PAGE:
Another attack using multiple wipers, this time against a Ukrainian news agency, took place on January 17th, 2023, according to CERT-UA. The following wipers were detected in this attack: CaddyWiper, ZeroWipe, SDelete, AwfulShred, and BidSwipe. BidSwipe is noteworthy, as it is a FreeBSD OS wiper.
On January 25th, 2023, we detected a new wiper, written in Go and that we named SwiftSlicer, being deployed against Ukrainian local government entities.
In almost all the above-mentioned cases, Sandworm used Active Directory Group Policy (T1484.001) to deploy its wipers and ransomware, specifically using the POWERGAP script.
The use of disruptive wipers – and even wipers masquerading as ransomware – by Russian APT groups, especially Sandworm, against Ukrainian organizations is hardly new. Since around 2014, BlackEnergy employed disruptive plugins; the KillDisk wiper was a common denominator in Sandworm attacks in the past; and the Telebots subgroup has launched numerous wiper attacks, most infamously NotPetya.
Yet the intensification of wiper campaigns since the military invasion in February 2022 has been unprecedented. On a positive note, many of the attacks have been detected and thwarted. However, we continue to monitor the situation vigilantly, as we expect the attacks to continue.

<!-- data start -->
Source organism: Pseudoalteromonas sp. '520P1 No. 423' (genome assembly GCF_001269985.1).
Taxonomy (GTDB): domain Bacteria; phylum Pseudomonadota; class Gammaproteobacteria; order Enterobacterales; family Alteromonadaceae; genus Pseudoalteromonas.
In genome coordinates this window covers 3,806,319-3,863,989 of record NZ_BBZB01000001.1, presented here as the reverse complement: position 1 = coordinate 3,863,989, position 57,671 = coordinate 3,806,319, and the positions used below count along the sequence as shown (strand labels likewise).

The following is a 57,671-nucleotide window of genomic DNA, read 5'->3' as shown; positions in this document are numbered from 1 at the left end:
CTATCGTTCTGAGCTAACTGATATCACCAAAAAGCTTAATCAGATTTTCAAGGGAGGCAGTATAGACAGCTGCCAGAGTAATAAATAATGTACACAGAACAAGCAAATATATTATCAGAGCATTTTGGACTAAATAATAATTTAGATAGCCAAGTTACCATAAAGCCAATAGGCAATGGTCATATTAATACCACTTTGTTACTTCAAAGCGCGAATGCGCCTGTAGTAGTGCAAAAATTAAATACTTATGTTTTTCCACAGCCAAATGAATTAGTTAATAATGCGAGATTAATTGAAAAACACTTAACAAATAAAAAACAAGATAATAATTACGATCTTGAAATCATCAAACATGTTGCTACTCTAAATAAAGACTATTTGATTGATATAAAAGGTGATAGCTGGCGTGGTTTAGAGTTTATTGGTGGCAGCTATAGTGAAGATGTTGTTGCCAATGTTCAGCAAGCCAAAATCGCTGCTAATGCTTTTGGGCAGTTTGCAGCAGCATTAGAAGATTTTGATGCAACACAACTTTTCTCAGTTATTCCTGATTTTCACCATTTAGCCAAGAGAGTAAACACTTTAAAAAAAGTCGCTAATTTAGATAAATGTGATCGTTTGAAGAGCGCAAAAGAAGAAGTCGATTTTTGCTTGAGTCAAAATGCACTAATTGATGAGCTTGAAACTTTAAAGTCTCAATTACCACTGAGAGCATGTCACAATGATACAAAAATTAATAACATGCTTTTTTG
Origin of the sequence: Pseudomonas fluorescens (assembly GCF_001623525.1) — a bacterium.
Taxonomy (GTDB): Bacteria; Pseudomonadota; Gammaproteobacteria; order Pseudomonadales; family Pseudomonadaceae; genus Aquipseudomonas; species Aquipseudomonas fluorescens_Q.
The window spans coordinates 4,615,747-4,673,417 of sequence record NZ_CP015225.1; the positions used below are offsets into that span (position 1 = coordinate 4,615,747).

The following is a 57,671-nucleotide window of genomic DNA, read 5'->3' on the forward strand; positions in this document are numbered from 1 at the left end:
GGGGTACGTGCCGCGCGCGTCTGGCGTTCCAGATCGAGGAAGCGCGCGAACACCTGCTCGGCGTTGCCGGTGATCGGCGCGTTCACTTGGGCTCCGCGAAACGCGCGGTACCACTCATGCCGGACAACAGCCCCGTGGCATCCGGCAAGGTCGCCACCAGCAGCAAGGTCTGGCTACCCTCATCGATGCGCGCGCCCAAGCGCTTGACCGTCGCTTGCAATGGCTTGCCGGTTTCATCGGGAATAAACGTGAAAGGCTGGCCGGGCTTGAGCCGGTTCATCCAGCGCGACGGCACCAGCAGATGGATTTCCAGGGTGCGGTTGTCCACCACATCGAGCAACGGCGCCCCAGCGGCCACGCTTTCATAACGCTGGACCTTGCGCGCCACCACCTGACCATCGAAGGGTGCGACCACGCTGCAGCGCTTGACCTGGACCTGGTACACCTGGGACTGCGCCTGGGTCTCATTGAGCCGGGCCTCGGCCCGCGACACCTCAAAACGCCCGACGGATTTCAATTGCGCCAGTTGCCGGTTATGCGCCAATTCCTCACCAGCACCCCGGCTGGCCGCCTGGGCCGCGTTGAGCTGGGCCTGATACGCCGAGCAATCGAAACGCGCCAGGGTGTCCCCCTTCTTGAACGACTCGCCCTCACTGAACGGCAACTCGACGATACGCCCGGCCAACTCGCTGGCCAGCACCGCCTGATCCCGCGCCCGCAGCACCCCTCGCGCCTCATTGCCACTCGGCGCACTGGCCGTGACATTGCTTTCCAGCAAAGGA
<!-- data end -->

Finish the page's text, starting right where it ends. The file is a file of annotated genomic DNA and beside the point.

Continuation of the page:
ESET Research also offers private APT intelligence reports and data feeds. For any inquiries about this service, visit the ESET Threat Intelligence page
|SHA-1||Filename||ESET detection name||Description|
|189166D382C73C242BA45889D57980548D4BA37E||stage1.exe||Win32/KillMBR.NGI||WhisperGate stage 1 MBR overwriter.|
|A67205DC84EC29EB71BB259B19C1A1783865C0FC||N/A||Win32/KillFiles.NKU||WhisperGate stage 2 final payload.|
|48F54A1D93C912ADF36C79BB56018DEFF190A35C||ukcphone.exe||Win32/Agent.AECG||ArguePatch shellcode loader.|
|6FA04992C0624C7AA3CA80DA6A30E6DE91226A16||peremoga.exe||Win32/Agent.AECG||ArguePatch shellcode loader.|
|9CE1491CE69809F92AE1FE8D4C0783BD1D11FBE7||pa1.pay||Win32/KillDisk.NDA||Encrypted CaddyWiper shellcode.|
|3CDBC19BC4F12D8D00B81380F7A2504D08074C15||wobf.sh||Linux/KillFiles.C||AwfulShred Linux wiper.|
|8FC7646FA14667D07E3110FE754F61A78CFDE6BC||wsol.sh||Linux/KillFiles.B||SoloShred Solaris wipe.|
|796362BD0304E305AD120576B6A8FB6721108752||eset_ssl_filtered_cert_importer.exe||Win32/Agent.AEGY||ArguePatch shellcode loader.|
|8F3830CB2B93C21818FDBFCF526A027601277F9B||spn.exe||Win32/Agent.AEKA||ArguePatch shellcode loader.|
|3D5C2E1B792F690FBCF05441DF179A3A48888618||mslrss.exe||Win32/Agent.AEKA||ArguePatch shellcode loader.|